Building with CMake

[NOTE: THIS IS A WORK IN PROGRESS AND NOT SUITABLE FOR USE YET]

So you would like to use CMake (and CTest) to handle your test builds? Good choice! Unity loves working with CMake and friends.

For the purpose of this simple example, we're going to organize our code in the same default as we do in our make and other intros. Our project's directory structure will look something like this:

  • build - where all temporary stuff goes
  • src - where we have all our source code for release (and to be tested)
  • test - where we have all our unit tests
  • unity - where we have copied the latest copy of the Unity project

CMake likes to think of the world as lists. In each directory, it keeps a file called CMakeLists.txt. This file is a text file to reinforce that you're welcome to edit this with your handy dandy text editor. It contains instructions for building the things in that directory. Let's start with the one in our project root:

./CMakeLists.txt

project("My Awesome Tested Project" C) 
cmake_minimum_required(VERSION 3.0)

# Let's tell it a bit about our environment
SET(EXECUTABLE_OUTPUT_PATH ${PROJECT_BINARY_DIR}/bin)

# We declare a variable to select what to build set
(TARGET_GROUP production CACHE STRING "What Should I Build?")

# Modules that exist in both our release and our unit tests, are added now
  add_subdirectory(src) 

if(TARGET_GROUP STREQUAL release)
# If we had any files that ONLY were compiled into our release, for example startup code,
  # it's really handy to put it here. 
elseif(TARGET_GROUP STREQUAL test)
# Our tests need to let CTest know we're running tests 
  include(CTest)

# It also needs to understand we have code in source and test directories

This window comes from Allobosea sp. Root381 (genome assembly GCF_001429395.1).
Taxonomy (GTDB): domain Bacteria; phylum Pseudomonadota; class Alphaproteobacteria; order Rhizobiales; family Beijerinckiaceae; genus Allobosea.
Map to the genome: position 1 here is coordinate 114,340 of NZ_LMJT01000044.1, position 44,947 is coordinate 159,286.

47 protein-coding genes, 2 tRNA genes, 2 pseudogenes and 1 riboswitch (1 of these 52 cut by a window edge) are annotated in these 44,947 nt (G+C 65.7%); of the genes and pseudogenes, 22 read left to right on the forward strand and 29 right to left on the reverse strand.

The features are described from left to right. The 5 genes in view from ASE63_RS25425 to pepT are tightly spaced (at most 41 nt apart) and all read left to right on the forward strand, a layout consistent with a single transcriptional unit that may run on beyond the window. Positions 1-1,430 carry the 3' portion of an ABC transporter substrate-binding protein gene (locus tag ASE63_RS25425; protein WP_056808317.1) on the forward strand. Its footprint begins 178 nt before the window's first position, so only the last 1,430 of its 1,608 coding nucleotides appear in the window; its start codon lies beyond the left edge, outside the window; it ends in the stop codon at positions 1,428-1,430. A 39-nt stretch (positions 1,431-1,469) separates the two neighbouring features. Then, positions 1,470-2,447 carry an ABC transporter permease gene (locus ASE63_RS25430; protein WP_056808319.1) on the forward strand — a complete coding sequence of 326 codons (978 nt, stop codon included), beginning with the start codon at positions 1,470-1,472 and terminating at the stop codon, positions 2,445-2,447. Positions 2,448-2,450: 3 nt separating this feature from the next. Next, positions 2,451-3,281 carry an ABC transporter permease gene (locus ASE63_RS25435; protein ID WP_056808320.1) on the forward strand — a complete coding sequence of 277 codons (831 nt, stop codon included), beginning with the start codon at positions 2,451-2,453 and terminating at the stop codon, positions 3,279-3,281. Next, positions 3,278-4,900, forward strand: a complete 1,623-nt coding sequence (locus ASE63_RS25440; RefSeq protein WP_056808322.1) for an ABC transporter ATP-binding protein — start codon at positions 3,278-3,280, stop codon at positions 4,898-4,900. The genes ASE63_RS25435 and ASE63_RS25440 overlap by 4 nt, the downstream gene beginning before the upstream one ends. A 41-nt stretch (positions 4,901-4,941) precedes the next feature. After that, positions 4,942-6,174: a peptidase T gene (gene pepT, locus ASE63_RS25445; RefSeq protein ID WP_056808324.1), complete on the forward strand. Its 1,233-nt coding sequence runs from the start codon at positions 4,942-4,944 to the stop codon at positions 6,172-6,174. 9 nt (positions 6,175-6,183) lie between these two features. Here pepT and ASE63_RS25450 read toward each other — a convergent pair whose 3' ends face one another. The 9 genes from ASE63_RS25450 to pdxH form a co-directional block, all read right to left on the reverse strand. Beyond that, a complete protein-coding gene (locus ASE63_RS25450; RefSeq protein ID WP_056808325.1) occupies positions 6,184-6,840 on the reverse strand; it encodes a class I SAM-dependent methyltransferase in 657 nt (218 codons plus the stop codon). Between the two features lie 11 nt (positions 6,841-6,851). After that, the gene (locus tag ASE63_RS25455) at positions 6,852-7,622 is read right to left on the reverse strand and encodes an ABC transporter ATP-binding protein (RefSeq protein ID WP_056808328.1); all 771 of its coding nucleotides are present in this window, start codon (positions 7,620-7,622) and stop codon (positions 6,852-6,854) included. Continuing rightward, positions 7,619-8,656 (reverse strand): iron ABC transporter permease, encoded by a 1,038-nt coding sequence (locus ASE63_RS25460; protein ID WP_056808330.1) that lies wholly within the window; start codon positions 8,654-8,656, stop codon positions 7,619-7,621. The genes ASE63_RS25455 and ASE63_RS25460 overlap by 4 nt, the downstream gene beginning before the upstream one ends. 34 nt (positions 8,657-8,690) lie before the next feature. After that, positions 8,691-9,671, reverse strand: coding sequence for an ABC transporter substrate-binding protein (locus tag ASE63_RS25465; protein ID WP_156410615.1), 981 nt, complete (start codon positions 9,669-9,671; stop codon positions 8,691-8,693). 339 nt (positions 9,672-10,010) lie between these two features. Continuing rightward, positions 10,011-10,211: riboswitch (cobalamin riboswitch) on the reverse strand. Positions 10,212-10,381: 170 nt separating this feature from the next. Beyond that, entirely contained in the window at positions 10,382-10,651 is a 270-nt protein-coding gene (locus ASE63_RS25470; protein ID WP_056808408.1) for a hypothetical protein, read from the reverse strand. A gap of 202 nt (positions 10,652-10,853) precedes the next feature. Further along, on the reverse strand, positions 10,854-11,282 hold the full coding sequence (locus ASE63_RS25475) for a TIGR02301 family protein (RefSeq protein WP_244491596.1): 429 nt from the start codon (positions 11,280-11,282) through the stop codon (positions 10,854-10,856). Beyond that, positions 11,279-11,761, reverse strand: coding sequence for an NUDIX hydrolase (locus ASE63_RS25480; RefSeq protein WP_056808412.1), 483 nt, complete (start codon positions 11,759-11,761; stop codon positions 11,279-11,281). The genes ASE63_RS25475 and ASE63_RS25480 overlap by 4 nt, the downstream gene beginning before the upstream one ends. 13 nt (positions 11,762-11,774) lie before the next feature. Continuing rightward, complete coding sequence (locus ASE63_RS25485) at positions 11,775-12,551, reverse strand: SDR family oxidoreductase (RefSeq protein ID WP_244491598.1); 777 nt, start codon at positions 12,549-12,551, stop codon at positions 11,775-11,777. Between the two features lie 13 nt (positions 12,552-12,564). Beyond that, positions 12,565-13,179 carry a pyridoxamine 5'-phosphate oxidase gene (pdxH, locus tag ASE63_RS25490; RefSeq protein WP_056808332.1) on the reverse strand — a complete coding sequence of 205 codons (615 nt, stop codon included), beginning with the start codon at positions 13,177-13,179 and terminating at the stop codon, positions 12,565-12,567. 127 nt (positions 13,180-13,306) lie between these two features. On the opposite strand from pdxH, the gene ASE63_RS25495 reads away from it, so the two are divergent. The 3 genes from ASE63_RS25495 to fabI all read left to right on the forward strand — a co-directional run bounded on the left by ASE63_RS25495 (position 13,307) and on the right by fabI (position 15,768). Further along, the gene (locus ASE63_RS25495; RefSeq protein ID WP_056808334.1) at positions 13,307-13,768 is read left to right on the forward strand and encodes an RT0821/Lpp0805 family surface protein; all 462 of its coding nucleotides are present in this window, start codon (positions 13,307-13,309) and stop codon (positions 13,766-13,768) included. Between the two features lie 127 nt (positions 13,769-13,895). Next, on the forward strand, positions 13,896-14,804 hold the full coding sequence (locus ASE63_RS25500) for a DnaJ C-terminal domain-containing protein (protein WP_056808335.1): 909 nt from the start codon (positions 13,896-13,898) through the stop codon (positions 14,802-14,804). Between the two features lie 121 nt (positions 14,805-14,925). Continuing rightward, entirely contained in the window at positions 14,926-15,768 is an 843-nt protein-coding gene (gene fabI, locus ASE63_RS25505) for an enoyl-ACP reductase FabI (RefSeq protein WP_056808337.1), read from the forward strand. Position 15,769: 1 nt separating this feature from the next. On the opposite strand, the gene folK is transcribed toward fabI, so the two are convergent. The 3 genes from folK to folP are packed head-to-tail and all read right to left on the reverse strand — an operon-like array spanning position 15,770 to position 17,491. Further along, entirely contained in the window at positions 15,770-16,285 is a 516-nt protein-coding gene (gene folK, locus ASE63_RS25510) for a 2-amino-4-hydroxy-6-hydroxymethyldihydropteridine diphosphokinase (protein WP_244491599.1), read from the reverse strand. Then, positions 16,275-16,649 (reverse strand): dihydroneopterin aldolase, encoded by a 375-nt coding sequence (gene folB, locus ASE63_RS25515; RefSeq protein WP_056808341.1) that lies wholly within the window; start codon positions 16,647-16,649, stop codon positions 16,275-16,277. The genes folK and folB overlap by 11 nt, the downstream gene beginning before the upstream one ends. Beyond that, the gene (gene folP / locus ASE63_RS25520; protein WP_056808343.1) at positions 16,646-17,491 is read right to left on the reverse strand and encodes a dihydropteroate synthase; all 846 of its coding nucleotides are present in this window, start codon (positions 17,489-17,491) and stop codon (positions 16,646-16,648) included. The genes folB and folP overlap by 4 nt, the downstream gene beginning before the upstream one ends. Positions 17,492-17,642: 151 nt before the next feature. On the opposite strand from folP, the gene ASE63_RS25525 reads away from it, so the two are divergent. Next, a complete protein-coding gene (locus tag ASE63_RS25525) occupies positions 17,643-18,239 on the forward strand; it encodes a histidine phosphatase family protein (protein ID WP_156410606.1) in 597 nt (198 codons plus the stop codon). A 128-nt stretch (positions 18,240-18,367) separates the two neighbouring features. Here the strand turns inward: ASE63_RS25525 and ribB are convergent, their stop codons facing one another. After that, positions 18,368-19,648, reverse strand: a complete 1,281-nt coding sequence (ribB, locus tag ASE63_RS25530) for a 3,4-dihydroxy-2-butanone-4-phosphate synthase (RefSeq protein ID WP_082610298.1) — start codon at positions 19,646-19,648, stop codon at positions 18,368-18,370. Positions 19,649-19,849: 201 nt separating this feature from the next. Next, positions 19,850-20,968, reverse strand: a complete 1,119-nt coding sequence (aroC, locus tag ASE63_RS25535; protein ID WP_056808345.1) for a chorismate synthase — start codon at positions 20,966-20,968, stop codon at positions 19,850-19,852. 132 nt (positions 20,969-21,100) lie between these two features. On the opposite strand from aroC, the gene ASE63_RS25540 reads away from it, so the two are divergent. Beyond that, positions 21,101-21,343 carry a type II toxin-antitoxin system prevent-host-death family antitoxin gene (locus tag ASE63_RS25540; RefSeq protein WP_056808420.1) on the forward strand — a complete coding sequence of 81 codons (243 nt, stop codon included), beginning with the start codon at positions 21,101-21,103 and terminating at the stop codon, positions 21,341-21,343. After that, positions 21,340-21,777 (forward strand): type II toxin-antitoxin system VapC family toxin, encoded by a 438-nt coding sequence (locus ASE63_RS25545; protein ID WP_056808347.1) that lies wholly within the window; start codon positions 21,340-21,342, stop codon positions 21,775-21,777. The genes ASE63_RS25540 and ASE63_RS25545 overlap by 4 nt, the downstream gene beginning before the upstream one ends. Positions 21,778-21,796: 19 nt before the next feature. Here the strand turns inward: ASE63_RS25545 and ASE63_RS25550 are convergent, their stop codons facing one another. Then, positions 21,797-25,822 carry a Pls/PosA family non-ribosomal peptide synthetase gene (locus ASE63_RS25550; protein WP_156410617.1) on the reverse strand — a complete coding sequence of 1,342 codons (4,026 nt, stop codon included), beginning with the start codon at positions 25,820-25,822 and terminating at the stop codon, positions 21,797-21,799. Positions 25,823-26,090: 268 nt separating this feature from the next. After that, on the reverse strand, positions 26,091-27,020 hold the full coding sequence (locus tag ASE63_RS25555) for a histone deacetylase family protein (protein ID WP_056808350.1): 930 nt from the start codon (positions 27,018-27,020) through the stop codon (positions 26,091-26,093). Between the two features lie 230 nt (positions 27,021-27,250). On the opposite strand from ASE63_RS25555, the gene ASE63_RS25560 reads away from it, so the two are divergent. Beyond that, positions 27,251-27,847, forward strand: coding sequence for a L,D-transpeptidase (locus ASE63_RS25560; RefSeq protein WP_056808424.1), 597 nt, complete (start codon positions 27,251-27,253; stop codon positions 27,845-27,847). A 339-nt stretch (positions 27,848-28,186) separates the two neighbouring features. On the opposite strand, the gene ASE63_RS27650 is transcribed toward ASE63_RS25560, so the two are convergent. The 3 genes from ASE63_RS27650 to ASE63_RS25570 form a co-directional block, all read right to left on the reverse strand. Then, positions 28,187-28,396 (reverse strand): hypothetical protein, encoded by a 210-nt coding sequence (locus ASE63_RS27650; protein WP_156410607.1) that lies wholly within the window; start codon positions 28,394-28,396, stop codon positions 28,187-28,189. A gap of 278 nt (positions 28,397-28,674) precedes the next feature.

add_subdirectory(unity) 
  add_subdirectory(test) 
else() 
  message(FATAL_ERROR "I don't know the TARGET_GROUP you gave me!")
endif()

As you can see, it's fairly straightforward. It gives us access to a couple of target groups, release and test. These include the directories required to perform those actions. When it's a test, it also includes CTest, so that it can manage that process for us. You can see that it would be fairly easy to add additional subdirectories to either or both builds.

Let's look at the list in our unity directory. Because this just contains Unity itself, this should be fairly straightforward.

unity/CMakeLists.txt

add_library(unity STATIC src/unity.c)
 
target_include_directories(unity PUBLIC src)

The first line tells us that we're adding Unity as a library to our build. The second tells us where we can find the include directories for our friend Unity, which is Unity's src directory.

Our list in our source directory is very similar, actually, but we get to use a wildcard to pull in all the source files present:

src/CMakeLists.txt

file(GLOB SOURCES ./*.c)

add_executable(release ${SOURCES})

target_include_directories(release PUBLIC ${CMAKE_CURRENT_LIST_DIR})

One thing we should note about operating this way. CMake doesn't know when to add more release files to your list. You must explicitly call cmake again in order to get it to notice any files that you add to your source directory. THEN it will add that file to your makefile and you'll be good to go. 

Finally, let's look at the list in our test directory:

test/CMakeLists.txt

add_executable(test_meh_app test_meh.c)
 
target_link_libraries(test_meh_app src unity)
 
add_test(test_meh test_meh_app)

Wow. This needs to be made more generic. Listing each file and what it depends on sounds really tedious.